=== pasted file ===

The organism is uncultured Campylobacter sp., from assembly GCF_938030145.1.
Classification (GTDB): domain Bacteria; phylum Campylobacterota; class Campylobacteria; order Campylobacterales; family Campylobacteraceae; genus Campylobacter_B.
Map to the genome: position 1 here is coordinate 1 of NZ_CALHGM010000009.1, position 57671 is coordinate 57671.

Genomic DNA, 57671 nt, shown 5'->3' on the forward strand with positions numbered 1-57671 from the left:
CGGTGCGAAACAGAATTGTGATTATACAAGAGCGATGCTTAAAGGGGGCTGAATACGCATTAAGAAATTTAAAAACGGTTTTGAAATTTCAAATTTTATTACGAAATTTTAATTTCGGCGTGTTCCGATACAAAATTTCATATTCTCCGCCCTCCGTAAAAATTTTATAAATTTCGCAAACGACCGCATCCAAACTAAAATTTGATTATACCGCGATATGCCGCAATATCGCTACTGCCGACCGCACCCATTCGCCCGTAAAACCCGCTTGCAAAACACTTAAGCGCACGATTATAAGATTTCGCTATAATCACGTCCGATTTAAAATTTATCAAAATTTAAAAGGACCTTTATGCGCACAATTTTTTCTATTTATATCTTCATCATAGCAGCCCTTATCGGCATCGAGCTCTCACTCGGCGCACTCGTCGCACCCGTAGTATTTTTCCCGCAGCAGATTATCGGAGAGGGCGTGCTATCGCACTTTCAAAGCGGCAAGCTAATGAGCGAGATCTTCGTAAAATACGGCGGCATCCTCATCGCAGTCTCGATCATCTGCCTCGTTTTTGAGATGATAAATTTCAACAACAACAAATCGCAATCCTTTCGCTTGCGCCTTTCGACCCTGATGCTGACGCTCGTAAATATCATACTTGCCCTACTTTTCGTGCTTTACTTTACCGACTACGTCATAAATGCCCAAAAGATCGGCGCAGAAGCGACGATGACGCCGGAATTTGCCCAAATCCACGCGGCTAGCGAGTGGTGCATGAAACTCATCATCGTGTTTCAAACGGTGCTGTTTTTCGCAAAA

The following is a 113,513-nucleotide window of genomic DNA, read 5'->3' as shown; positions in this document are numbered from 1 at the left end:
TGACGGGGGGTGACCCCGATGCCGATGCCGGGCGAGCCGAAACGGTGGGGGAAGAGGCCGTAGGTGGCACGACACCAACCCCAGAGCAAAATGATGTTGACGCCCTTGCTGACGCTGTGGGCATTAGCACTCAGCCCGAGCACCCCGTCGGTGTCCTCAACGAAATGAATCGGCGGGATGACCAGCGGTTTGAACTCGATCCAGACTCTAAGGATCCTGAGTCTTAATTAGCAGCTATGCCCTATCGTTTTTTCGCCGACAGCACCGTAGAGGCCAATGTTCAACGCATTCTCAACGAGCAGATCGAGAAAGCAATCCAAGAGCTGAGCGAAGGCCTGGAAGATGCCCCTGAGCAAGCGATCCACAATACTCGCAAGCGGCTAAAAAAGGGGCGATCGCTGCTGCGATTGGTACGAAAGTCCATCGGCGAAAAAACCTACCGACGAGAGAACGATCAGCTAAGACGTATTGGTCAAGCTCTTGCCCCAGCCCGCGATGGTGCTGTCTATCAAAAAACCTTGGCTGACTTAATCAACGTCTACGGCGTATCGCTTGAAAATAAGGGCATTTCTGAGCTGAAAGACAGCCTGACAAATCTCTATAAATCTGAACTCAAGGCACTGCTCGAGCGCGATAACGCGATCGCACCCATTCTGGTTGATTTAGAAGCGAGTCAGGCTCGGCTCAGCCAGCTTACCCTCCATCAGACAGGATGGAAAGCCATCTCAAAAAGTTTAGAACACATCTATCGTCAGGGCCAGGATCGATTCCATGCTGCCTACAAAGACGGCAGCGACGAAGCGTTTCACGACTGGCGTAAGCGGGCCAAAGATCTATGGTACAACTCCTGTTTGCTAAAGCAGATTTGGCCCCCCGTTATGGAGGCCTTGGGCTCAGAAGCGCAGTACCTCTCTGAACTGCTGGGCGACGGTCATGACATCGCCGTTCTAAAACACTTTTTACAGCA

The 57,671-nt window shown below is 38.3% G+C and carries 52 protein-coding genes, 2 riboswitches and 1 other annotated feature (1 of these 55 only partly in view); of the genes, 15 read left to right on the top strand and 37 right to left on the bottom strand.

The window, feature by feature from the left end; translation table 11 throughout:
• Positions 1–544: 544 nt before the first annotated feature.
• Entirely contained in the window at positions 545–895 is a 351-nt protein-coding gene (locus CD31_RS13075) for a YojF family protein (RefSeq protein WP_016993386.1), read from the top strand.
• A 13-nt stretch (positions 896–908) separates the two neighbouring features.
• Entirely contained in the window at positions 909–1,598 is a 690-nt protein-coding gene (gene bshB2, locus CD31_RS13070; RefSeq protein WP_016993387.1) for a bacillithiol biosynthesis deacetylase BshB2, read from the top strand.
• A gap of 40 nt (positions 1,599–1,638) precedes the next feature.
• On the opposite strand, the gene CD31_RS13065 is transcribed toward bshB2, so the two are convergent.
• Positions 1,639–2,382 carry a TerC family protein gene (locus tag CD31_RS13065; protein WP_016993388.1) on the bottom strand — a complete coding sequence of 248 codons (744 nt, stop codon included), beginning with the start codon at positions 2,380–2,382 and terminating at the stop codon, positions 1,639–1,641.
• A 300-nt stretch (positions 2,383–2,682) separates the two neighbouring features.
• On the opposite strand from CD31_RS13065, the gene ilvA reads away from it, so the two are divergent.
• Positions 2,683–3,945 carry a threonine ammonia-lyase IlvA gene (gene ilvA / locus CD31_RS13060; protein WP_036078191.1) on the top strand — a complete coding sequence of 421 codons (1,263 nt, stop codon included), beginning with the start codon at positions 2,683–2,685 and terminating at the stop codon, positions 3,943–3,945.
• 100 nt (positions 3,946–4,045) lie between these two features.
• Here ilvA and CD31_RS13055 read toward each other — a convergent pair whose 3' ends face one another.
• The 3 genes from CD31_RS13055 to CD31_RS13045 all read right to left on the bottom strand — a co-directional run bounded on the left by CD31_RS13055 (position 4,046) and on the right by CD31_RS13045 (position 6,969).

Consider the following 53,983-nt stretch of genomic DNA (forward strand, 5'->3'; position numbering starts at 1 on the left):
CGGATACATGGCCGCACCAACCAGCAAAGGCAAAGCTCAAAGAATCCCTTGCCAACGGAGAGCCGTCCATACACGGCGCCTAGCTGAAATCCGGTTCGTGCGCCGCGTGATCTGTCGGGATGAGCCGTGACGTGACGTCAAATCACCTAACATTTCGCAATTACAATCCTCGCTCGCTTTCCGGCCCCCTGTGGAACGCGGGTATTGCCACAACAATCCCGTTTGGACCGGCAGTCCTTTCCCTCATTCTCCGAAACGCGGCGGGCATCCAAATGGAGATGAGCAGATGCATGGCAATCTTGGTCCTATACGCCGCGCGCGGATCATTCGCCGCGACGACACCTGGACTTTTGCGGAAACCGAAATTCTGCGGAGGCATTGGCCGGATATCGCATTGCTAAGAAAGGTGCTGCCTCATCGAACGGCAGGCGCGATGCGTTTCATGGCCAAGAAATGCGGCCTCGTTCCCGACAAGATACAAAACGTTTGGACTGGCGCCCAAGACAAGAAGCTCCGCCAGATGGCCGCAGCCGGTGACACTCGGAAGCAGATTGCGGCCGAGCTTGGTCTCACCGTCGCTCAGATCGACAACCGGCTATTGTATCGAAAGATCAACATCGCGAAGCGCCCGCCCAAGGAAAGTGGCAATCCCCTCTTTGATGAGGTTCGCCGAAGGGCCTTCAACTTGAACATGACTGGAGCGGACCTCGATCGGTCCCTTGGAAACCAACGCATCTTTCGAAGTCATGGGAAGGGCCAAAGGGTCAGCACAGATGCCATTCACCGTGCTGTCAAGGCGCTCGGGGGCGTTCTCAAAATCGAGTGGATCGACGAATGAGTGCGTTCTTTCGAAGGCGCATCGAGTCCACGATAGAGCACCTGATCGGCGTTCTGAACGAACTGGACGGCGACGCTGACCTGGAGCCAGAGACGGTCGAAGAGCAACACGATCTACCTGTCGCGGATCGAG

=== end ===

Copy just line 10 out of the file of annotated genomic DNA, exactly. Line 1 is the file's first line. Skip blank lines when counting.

• Positions 1–544: 544 nt before the first annotated feature.